XB-ART-56548J Neurochem January 1, 2020; 153 (5): 549-566.
Desensitization of NMDA channels requires ligand binding to both GluN1 and GluN2 subunits to constrict the pore beside the activation gate.
N-methyl-D-aspartate (NMDA) receptor channels are activated by glutamate (or NMDA) and glycine. The channels also undergo desensitization, which denotes decreased channel availability, after prolonged exposure to the activating ligands. Glycine apparently has a paradoxical negative effect on desensitization, as the increase in ambient glycine in concentrations required for channel activation would increase sustained NMDA receptor currents. We hypothesized that this classical "glycine-dependent desensitization" could be glycine-dependent activation in essence. By performing electrophysiological recordings and biophysical analyses with rat brain NMDA receptors heterogeneously expressed in Xenopus laevis oocytes, we characterized that the channel opened by "only" NMDA (in nominally glycine-free condition probably with the inevitable nanomolar glycine) would undergo a novel form of deactivation rather than desensitization, and is thus fully available for subsequent activation. Moreover, external tetrapentylammonium ions (TPentA), tetrabutylammonium ions, and tetrapropylammonium ions (TPA, in higher concentrations) block the pore and prohibit channel desensitization with a simple "foot-in-the-door" hindrance effect. TpentA and TPA have the same voltage dependence but show different flow dependence in binding affinity, revealing a common binding site at an electrical distance of ~0.7 from the outside yet differential involvement of the flux-coupling region in the external pore mouth. The smaller tetraethylammonium ion and the larger tetrahexylammonium and tetraheptylammonium ions may block the channel but could not affect desensitization. We conclude that NMDA receptor desensitization requires concomitant binding of both glycine and glutamate, and thus movement of both GluN1 and GluN2 subunits. Desensitization gate itself embodies a highly restricted pore reduction with a physical distance of ~4 Å from the charged nitrogen atom of bound tetraalkylammonium ions, and is located very close to the activation gate in the bundle-crossing region in the external pore vestibule.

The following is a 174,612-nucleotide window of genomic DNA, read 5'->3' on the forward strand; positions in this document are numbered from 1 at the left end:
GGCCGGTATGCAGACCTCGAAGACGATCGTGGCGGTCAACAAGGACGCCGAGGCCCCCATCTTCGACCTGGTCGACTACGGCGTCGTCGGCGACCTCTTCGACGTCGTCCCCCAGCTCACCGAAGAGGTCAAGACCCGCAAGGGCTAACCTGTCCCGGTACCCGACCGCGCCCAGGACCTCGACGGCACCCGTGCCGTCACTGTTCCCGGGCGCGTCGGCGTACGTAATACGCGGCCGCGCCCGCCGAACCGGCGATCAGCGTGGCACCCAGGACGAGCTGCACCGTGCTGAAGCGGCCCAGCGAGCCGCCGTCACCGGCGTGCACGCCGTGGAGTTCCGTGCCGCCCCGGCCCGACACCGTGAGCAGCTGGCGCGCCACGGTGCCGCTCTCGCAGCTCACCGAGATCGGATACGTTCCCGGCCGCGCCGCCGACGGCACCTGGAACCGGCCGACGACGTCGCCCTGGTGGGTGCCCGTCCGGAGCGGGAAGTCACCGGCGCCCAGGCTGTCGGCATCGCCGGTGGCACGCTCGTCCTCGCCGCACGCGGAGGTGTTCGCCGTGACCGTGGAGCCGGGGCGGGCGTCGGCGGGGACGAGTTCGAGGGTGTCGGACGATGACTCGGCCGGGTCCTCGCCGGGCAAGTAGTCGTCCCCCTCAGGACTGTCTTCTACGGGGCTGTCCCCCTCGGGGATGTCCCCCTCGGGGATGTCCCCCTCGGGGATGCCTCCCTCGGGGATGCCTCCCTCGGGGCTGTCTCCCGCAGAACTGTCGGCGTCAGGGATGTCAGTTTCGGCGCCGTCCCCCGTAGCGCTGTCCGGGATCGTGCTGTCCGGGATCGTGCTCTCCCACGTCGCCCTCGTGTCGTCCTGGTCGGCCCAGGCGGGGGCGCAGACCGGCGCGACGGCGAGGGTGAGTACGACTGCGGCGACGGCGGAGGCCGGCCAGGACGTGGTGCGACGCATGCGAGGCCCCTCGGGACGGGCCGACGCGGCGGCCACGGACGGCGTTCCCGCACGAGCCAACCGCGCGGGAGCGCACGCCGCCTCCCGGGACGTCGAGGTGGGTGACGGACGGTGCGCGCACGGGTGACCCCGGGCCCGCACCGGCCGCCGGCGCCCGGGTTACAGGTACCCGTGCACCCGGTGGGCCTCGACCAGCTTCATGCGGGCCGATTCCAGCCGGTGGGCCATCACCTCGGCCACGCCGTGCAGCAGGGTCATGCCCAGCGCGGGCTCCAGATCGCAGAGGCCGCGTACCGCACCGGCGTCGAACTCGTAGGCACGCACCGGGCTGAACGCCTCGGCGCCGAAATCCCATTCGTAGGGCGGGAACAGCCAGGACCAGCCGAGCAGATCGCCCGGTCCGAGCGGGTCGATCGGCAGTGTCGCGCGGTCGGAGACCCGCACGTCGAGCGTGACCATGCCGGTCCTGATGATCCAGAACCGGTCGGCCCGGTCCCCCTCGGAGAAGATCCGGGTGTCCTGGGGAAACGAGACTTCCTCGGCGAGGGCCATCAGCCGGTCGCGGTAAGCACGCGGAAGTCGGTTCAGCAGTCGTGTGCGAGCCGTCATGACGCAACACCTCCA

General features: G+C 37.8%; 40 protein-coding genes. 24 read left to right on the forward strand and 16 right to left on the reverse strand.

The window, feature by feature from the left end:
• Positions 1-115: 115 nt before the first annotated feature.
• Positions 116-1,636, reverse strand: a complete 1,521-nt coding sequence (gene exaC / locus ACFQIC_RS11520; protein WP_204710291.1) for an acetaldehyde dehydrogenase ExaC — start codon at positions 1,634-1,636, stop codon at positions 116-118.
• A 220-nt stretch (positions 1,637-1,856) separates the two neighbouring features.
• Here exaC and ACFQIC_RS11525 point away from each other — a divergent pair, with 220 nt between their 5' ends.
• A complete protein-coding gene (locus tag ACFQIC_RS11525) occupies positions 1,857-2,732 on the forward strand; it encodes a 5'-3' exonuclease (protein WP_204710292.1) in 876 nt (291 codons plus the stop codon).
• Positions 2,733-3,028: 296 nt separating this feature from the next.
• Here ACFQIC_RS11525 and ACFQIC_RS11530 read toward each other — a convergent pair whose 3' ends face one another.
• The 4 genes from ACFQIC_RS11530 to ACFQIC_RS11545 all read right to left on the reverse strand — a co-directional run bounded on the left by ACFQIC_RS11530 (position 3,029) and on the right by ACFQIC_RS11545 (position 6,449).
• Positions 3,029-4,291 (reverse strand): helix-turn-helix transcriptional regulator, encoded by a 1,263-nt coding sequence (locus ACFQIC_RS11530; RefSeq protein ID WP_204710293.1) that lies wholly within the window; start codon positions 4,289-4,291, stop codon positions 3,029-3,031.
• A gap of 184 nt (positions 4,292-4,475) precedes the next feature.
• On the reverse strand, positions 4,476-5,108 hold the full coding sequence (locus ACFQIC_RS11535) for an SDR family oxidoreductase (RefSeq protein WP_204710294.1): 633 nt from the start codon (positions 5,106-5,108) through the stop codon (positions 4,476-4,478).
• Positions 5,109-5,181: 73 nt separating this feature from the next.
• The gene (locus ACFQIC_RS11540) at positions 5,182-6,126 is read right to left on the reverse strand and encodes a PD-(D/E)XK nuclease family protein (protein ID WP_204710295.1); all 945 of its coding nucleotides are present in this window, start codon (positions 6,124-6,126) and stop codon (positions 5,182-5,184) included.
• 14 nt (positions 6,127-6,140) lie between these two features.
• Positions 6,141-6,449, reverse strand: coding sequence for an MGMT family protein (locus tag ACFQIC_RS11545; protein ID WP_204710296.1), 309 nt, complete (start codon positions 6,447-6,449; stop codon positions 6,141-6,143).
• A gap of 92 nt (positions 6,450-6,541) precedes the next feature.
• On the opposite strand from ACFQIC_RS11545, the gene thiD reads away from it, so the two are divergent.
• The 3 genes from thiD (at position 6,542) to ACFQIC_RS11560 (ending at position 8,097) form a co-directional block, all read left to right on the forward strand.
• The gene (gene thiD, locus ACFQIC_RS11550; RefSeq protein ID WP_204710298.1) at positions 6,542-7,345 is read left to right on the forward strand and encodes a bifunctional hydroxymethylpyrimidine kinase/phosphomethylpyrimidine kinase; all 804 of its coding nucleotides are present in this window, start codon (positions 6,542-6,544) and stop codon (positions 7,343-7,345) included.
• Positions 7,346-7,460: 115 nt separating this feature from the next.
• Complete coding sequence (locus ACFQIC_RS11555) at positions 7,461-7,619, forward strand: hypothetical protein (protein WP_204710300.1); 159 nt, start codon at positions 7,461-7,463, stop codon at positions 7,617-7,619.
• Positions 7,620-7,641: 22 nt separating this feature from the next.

PubMed ID: 31821563
Article link: J Neurochem